Liam Ryan has become the latest indigenous AFL star to be subjected to racism after a troll commented a picture of a monkey’s face on a photo of his three babies.
The West Coast Eagles player’s wife, Evana Hansen, was forced to defend the 23-year-old after he shared the post to Instagram on Thursday.
It’s not the first offensive remark Ryan has received and comes one year after a fan was given a two-year ban after he labelled the player a ‘monkey’ online.
Liam Ryan (pictured, with wife Evana Hansen) has become the latest Indigenous AFL star to be subjected to racism after a troll commented on a photo of his three babies
‘Here were f***ing go again,’ Ms Hansen wrote on Friday following the post.
‘Attack my babies, but noooo racism doesn’t happen in Australia.’
West Coast Eagles coach Adam Simpson also weighed in on the post, adding the whole team was supporting Ryan.
‘It’s so disappointing,’ he told reporters.
‘All we can do is educate. It’s not the first time it’s happened.
‘It’s not the first time, but it doesn’t hurt any less. We’re a very tight group and we’ve got his back.’
But after the news came to light, the person responsible for the comment claimed he was trying to describe the babies as cute.
‘(The user) is 16 years-old – he thought he was saying the babies are cute,’ Seven News reporter Anna Hay said.
‘His parents are devastated. They are indigenous and say they are often the target of racist attacks.’
A year ago an AFL fan was given a two-year ban after calling Ryan (pictured with his children) a ‘monkey’ online
The West Coast Eagles player’s wife, Evana Hansen (pictured, right), was forced to defend the 23-year-old after he shared the post to Instagram on Friday
Indigenous AFL stars have been sharing the offensive comments they receive online amid the global Black Lives Matter movement for racial equality.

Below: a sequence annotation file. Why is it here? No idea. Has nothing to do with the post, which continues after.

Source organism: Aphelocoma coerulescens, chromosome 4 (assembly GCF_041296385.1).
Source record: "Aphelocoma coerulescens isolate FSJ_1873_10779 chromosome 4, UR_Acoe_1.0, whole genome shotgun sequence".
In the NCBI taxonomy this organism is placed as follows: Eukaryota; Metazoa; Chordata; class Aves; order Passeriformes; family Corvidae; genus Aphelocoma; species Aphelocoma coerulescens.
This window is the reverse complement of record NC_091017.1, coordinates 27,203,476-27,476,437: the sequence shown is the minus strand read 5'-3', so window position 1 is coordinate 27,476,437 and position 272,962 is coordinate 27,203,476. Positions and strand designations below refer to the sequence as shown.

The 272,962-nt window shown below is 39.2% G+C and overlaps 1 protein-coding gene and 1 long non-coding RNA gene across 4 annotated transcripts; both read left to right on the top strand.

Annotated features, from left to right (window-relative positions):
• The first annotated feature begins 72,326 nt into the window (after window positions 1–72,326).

Melbourne Demons defender, Neville Jetta, also had an emoji of a monkey posted on his most recent Instagram post.
The 30-year-old posted a photo of himself with an indigenous painting he received after marking his 150th game for the Demons on Friday.
‘Another racial comment but to me this time around … there needs to be a better system in place to track people like this and hold them accountable,’ Jetta wrote on his Instagram.
Melbourne Demons defender, Neville Jetta, also had an emoji of a monkey posted on his most recent Instagram post (pictured)
On Wednesday, indigenous Carlton Blues star Eddie Betts opened up about his experience with racism in the AFL.
In a candid interview with AFL360 on Fox Sports, Betts, 33, said he is ‘absolutely sick of copping’ racist abuse.
‘It hurts. It deeply hurts. And you think to yourself, why should I keep playing footy if I’m going to keep copping this? I want to make a change,’ he said.
Betts’ comments come just days after he called out a racist footy fan who used a picture of a chimpanzee while making a derogatory comment about him.
‘I thought, ‘what’s going to happen?’, ‘do I have to deal with it again?’ … it’s just tiring, fighting, fighting, fighting,’ he said.
‘It just keeps happening every year for the last ten years.’
Betts said he often cops racial abuse online, and even had a banana thrown at him during a game.
Betts predicted he would likely be subjected to more racial abuse ‘next week again,’ but said he continues to play football to take a stance against bigotry (pictured with wife Anna Scullie)
Sports fans in the US recently suggested racism was worse in Australia than America following Adam Goodes’ documentary.
There was an outpouring of support for the Sydney Swans great after The Australian Dream aired on ESPN on Wednesday night US time.
The powerful documentary looks back on the tumultuous end to the career of the dual Brownlow Medallist and premiership hero, where he was exposed to incessant taunting and booing.
Many were left with the belief racism was worse in Australia than in the US.
‘The treatment he received for being an indigenous Australian makes white Australia look like a bunch of southern crackers,’ one viewer wrote.
Another added: ‘Incredible story fantastically told about Adam Goodes, an Australian rules football player who stood up to generational racism & imperialism, but paid a price for it. A lot of Australians still need to get on the right side of this.’
Aboriginal AFL legend Adam Goodes (pictured) was exposed to incessant taunting and booing during the final stages of his career and forced his retirement in 2015